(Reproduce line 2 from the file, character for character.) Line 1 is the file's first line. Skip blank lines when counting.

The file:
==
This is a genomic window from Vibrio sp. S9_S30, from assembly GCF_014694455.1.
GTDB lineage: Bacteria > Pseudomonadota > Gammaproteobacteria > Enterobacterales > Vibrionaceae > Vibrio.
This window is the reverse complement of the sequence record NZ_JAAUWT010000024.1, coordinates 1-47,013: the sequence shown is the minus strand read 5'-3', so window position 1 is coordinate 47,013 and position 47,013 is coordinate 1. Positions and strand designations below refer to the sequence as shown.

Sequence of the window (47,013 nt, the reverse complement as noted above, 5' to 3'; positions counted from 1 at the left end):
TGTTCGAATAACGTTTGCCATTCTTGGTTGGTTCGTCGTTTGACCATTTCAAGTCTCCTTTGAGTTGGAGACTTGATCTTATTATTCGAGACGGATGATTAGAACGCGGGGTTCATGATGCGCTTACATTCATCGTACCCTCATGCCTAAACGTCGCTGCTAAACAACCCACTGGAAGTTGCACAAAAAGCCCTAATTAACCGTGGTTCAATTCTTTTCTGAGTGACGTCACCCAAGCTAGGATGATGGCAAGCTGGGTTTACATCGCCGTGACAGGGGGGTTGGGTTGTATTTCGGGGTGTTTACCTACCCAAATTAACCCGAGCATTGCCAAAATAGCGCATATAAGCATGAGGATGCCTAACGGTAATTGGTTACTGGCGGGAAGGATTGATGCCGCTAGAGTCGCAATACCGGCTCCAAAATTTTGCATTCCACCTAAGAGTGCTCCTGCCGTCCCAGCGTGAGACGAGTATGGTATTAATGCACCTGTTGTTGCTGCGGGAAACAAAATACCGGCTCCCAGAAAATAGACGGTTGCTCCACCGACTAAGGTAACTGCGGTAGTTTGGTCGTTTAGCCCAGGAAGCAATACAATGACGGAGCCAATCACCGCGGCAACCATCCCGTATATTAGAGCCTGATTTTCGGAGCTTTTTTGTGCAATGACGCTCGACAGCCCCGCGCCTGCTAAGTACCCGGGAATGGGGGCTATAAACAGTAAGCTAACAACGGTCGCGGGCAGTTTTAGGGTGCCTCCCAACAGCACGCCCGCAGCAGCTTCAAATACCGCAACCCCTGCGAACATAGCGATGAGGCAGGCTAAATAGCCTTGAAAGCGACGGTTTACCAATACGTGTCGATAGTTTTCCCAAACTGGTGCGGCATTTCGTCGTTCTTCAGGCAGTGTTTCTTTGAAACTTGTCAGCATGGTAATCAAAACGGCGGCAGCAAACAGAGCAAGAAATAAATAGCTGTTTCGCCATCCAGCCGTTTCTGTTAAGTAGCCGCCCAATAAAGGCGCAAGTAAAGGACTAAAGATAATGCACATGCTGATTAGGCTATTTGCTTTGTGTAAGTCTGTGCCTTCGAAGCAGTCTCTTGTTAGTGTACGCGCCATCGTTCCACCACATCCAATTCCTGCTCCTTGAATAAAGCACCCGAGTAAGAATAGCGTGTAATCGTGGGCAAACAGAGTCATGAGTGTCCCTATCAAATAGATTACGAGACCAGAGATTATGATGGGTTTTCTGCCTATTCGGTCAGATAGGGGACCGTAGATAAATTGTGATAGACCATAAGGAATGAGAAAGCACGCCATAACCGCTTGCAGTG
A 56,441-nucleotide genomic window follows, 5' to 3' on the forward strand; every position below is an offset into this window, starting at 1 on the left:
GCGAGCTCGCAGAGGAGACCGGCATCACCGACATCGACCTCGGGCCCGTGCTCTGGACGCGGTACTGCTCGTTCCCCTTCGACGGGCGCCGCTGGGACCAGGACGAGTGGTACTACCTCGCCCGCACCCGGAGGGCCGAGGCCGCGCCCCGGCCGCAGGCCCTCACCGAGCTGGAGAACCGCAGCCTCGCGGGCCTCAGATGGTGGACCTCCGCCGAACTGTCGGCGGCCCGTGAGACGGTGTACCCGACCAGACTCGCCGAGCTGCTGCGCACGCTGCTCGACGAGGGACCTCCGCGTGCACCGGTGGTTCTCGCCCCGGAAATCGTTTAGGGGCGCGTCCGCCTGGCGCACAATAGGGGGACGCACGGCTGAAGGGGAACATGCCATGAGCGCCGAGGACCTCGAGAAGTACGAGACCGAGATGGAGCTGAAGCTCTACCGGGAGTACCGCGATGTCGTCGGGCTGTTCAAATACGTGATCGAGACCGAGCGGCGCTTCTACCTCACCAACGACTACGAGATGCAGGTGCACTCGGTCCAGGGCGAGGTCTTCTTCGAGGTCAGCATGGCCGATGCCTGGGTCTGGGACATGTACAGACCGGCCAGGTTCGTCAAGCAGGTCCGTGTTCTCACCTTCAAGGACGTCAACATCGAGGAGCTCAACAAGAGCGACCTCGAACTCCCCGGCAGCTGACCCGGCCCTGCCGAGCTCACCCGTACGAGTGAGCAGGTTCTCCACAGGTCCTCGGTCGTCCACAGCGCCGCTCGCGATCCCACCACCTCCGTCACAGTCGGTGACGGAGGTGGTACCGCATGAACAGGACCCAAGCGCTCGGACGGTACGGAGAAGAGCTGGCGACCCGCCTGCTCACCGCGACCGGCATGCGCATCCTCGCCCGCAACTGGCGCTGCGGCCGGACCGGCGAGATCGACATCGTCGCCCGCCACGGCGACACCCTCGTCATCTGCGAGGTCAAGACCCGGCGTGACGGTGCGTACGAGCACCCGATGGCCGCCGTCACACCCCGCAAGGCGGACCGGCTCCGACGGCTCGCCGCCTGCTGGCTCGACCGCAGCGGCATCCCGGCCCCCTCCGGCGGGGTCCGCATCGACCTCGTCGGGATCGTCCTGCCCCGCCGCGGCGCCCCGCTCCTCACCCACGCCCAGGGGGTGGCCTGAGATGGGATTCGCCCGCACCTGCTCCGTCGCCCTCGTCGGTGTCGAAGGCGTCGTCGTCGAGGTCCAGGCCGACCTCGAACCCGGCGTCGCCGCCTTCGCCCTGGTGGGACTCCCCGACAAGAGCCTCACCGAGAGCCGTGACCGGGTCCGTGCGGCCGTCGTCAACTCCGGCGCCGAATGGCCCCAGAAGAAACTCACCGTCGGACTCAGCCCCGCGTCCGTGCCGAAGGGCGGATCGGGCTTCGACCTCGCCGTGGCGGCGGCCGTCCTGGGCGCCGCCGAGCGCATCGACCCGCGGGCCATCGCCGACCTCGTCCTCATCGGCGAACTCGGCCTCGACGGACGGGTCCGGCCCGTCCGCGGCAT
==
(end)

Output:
GTDB lineage: Bacteria > Pseudomonadota > Gammaproteobacteria > Enterobacterales > Vibrionaceae > Vibrio.